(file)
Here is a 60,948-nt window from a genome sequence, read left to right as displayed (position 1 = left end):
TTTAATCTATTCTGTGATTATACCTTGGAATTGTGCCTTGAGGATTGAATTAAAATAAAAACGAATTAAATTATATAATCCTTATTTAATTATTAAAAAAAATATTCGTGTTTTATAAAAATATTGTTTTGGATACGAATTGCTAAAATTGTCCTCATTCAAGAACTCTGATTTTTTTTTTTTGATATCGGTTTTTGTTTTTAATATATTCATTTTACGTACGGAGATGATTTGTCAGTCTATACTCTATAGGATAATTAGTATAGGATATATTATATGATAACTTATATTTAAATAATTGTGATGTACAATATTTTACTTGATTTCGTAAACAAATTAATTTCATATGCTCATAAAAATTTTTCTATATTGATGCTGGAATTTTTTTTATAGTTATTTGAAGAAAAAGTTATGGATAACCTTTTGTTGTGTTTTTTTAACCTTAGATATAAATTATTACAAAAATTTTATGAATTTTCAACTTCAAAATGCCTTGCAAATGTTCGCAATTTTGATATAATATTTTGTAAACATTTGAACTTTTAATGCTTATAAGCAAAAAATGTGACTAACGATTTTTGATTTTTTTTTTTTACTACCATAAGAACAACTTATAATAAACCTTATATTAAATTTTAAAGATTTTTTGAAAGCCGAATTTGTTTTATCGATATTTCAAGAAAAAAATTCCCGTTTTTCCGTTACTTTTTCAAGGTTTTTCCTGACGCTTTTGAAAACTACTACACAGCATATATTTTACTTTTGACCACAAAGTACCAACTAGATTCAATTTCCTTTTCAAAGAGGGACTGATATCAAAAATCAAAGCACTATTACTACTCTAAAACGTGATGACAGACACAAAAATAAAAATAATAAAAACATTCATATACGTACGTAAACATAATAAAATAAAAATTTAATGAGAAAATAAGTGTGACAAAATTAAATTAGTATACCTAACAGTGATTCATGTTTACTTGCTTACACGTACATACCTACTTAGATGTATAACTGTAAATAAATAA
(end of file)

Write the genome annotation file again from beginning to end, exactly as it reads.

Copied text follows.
Here is a 60,948-nt window from a genome sequence, read left to right as displayed (position 1 = left end):
TTTAATCTATTCTGTGATTATACCTTGGAATTGTGCCTTGAGGATTGAATTAAAATAAAAACGAATTAAATTATATAATCCTTATTTAATTATTAAAAAAAATATTCGTGTTTTATAAAAATATTGTTTTGGATACGAATTGCTAAAATTGTCCTCATTCAAGAACTCTGATTTTTTTTTTTTGATATCGGTTTTTGTTTTTAATATATTCATTTTACGTACGGAGATGATTTGTCAGTCTATACTCTATAGGATAATTAGTATAGGATATATTATATGATAACTTATATTTAAATAATTGTGATGTACAATATTTTACTTGATTTCGTAAACAAATTAATTTCATATGCTCATAAAAATTTTTCTATATTGATGCTGGAATTTTTTTTATAGTTATTTGAAGAAAAAGTTATGGATAACCTTTTGTTGTGTTTTTTTAACCTTAGATATAAATTATTACAAAAATTTTATGAATTTTCAACTTCAAAATGCCTTGCAAATGTTCGCAATTTTGATATAATATTTTGTAAACATTTGAACTTTTAATGCTTATAAGCAAAAAATGTGACTAACGATTTTTGATTTTTTTTTTTTACTACCATAAGAACAACTTATAATAAACCTTATATTAAATTTTAAAGATTTTTTGAAAGCCGAATTTGTTTTATCGATATTTCAAGAAAAAAATTCCCGTTTTTCCGTTACTTTTTCAAGGTTTTTCCTGACGCTTTTGAAAACTACTACACAGCATATATTTTACTTTTGACCACAAAGTACCAACTAGATTCAATTTCCTTTTCAAAGAGGGACTGATATCAAAAATCAAAGCACTATTACTACTCTAAAACGTGATGACAGACACAAAAATAAAAATAATAAAAACATTCATATACGTACGTAAACATAATAAAATAAAAATTTAATGAGAAAATAAGTGTGACAAAATTAAATTAGTATACCTAACAGTGATTCATGTTTACTTGCTTACACGTACATACCTACTTAGATGTATAACTGTAAATAAATAA